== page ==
What do you want to talk about?
It is always interesting to get reviews, even if they are not entirely favourable — or perhaps particularly if they are not entirely favourable — and so I was pleased this morning to see that my book Levinas, Storytelling and Anti-Storytelling (the original title, incidentally, was the much nicer Troubled Tales, but Bloomsbury, alas, overruled me!), has had received an interesting, although somewhat ambivalent, review from Jeffrey Di Leo, over on the excellent Notre Dame Philosophical Reviews.
Given the ambivalence of the review, and given that it is both careful and thoughtful, I thought it might be both fun and interesting to respond at length; but time at the moment is not on my side, and so I will have to leave such a response to a later date. Instead, I thought I’d update this blog with a few brief reflections. The first thing that I should say is that, at the age of forty-two, it is nice to be referred to as a “young philosopher.” But having said this, I start to worry that this compliment is perhaps a little double-edged. “Young,” of course, can also be understood as “naïve”. And if this is the suggestion, then I think that Di Leo is on to something, because there is something rather naïve about my project. My PhD dissertation, after all, back in 2007, was called Naïve Phenomenology: Thinking Ethics Through Stories, and I invoked the idea of naïveté back then in the hope that sometimes naïveté can get to places that sophistication cannot. I still think that this is true.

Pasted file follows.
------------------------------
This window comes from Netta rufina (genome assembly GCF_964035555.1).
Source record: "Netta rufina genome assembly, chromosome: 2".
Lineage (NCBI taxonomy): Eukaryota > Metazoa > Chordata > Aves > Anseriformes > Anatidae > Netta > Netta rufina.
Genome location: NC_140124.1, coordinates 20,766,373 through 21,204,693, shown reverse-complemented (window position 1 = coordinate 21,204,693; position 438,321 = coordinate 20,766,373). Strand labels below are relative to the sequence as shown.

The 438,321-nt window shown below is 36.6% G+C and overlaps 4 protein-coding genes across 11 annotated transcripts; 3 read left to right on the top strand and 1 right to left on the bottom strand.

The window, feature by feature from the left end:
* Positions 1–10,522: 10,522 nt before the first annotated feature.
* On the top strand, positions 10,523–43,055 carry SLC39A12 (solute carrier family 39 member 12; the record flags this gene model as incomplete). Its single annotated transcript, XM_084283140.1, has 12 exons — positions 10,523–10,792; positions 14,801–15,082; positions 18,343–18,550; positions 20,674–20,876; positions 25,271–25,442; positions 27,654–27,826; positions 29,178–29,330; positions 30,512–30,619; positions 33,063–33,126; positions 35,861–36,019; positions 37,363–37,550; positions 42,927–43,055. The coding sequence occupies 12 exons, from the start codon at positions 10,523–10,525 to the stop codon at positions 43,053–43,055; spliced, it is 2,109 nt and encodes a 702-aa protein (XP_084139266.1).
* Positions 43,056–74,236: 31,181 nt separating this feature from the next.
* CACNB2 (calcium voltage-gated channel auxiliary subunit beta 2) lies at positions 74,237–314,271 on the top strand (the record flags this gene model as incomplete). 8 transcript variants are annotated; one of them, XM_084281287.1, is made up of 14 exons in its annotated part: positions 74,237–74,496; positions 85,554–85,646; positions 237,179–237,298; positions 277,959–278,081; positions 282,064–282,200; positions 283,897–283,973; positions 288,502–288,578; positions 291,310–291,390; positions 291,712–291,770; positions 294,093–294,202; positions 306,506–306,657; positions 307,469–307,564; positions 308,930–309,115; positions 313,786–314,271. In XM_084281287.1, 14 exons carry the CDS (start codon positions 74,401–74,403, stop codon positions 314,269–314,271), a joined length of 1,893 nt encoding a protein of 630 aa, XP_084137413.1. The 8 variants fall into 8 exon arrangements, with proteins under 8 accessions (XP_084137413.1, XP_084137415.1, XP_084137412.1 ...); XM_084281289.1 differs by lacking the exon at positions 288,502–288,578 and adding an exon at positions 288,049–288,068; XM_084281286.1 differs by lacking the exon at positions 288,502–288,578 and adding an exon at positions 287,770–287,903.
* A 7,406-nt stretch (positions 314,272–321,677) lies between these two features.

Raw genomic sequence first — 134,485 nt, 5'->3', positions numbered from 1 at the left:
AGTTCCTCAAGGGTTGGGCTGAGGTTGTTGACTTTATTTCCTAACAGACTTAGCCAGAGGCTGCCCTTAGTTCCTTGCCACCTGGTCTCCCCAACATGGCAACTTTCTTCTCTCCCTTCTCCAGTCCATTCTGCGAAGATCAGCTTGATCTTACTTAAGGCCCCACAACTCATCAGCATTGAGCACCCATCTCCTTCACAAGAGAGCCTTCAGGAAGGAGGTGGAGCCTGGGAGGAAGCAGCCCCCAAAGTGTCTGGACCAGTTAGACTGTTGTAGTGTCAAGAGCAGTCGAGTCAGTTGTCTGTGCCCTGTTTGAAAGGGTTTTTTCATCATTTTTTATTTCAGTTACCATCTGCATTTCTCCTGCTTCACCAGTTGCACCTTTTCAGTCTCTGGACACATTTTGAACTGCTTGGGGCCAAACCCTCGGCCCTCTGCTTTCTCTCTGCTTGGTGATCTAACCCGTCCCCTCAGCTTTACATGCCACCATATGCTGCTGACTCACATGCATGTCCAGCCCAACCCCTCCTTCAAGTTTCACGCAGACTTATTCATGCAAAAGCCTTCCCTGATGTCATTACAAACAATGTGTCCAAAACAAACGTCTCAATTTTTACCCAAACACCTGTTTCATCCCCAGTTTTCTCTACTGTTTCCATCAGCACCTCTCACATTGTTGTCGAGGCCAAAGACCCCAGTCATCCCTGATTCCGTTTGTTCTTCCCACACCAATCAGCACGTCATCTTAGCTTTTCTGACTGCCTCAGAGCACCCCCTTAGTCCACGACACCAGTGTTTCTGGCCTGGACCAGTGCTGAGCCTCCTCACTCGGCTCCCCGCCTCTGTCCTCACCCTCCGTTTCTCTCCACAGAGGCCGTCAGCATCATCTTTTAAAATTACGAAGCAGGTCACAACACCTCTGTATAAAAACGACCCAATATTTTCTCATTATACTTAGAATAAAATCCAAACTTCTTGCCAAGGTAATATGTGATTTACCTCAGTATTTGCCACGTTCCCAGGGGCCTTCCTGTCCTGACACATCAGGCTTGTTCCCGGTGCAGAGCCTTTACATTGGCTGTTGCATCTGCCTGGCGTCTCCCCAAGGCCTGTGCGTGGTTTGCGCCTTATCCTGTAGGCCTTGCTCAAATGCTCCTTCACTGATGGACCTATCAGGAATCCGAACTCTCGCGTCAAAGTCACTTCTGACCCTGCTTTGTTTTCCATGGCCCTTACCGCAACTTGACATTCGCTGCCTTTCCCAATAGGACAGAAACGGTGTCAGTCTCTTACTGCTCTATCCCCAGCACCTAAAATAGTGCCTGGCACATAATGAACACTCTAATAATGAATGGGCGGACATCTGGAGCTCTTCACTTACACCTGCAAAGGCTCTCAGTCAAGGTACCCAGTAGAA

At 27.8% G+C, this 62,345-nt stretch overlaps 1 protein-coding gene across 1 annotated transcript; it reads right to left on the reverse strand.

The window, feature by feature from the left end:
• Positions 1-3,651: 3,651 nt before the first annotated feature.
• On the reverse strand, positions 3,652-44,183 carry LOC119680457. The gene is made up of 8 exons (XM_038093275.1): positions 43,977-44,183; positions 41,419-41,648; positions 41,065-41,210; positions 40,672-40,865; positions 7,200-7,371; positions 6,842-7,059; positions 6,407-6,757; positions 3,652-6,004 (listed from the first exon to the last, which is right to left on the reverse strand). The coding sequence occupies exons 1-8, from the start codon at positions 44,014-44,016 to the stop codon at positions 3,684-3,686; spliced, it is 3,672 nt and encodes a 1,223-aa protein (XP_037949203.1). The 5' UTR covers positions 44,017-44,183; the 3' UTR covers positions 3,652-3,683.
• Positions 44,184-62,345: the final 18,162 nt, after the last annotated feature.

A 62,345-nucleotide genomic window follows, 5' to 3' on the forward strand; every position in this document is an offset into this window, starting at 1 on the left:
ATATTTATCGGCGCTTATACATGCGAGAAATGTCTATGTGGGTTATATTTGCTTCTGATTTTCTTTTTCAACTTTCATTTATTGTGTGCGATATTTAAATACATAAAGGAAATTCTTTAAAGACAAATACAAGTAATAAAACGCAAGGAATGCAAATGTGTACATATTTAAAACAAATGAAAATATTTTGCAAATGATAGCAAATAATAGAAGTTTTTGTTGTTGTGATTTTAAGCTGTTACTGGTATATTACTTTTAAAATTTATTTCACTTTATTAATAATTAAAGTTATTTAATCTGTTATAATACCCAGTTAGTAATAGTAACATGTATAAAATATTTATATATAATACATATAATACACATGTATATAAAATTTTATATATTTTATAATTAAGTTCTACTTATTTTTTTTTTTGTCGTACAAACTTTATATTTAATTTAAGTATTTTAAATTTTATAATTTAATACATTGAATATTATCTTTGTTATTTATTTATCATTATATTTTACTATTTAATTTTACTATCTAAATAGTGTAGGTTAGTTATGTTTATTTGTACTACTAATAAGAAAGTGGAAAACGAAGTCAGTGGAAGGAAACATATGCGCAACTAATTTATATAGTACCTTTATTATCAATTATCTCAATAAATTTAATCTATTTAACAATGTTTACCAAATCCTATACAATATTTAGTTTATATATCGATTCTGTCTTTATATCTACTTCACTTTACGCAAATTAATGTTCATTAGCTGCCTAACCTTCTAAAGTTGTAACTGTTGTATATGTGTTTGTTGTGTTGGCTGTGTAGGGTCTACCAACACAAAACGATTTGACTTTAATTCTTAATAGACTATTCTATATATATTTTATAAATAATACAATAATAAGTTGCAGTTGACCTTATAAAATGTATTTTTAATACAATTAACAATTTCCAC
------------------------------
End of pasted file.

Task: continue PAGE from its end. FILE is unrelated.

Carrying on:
But leaving this on one side, what strikes me above all about Di Leo’s review is this: he and I do not really want to talk about the same kinds of things. In other words, it seems to me that Di Leo wants to talk about Levinas’s philosophical development, about his place in twentieth century thought, about the relationship between Levinas and Derrida, and about the fine detail of the relationships that exist between Levinas’s various works. He also wants to talk about a number of errors that he has identified in the bibliography. And these, of course, are precisely the kinds of errors that I really should have picked up on (shame on me) and that I can only put down with a sigh to a certain naïve inattentional blindness to scholarly apparatus. All I can say here is that, having had these pointed out, in the unlikely event of a second edition they will be corrected. “Must try harder,” as my school reports used to say. And Di Leo also wants to talk about how this book reads as a kind of Bildungsroman, or philosophical coming-of-age story (which in a way it is, but only insofar as this is just one of the stories at play in the book, and far from the most important). Finally, he wants to talk about how developing some of my ideas in dialogue with contemporary narrative ethicists such as Martha Nussbaum, Stanley Cavell, and Alasdair MacIntyre might be fruitful. It is in relation to this last point that I have the strongest sense that here is something we both would like to talk about, although I’d like to throw into the mix anti-storytellers such as a Galen Strawson as well.